There is a “strong man” in Russia; and I mean not the current political leader in the Kremlin. Russia, for all these centuries, have been ruled by a religion of collectivism and statism. A religion which has never been very different from the religion of pagan Rome: the cult of Caesar. Just like pagan Rome, that religion has accommodated different other religions to serve it. The statist religion of the Russian state has accommodated even Christianity to serve its purposes. The “strong man” is that religion of statism, the religion that denies the existence of the individual and his life, liberty, and property, unless they serve the collective entity of the state.

And unless Christianity challenges that “strong man,” Russia will never be evangelized.

In an earlier article, “Missionaries of the Ax,” I argued that a missionary has never done his job well unless he has challenged the main idol in the society. While evangelizing the German tribes, Saint Boniface discovered that his converts, when they were not equipped with a vision that challenged the central religion of their society – including in its social and political implications – tended to return back to their pagan ways. Boniface had to challenge that central idol, the god Thor, who alone through his power and cunning controlled the world of gods, and therefore the world of men. Boniface took his ax to Thor’s oak. The German tribes converted almost overnight.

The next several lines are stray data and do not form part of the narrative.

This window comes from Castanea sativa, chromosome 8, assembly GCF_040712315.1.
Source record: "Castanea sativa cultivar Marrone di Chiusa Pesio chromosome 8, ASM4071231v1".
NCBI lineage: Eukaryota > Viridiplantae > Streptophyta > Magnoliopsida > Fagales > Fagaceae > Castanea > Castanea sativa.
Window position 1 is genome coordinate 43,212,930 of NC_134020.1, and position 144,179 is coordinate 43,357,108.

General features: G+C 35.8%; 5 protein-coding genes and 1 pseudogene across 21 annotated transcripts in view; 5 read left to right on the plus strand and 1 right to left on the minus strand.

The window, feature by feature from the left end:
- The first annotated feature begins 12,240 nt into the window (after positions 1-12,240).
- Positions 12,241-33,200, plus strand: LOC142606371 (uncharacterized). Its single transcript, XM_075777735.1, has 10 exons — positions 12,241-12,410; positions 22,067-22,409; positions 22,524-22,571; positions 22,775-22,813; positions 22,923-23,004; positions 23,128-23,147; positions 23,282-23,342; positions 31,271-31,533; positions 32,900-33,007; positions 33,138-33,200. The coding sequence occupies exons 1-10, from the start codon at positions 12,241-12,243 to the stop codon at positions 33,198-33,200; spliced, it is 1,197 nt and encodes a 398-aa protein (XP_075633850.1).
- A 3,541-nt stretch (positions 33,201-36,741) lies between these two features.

It is hard to say whether similar overnight conversion will happen in Russia. But one thing is sure: So far there have been no missionary, no preacher, no church, no Christian teacher or group, who have issued a challenge against the totalitarian state and its religion of statism in Russia. Evangelical and Reformed missionaries, even though they have flocked to Russia in large numbers after the fall of the Soviet Union in 1991, have only touched the periphery of what the Russian society is, and is based upon. Missionaries have preached individual salvation. But they haven’t preached the individual, and his worth in God’s eyes, and his worth as a political and social entity. The idol of the Russian state has never met a religion which challenged its supremacy. There is no voice in Russia which says, “There is another king, one Jesus” (Acts 17:7).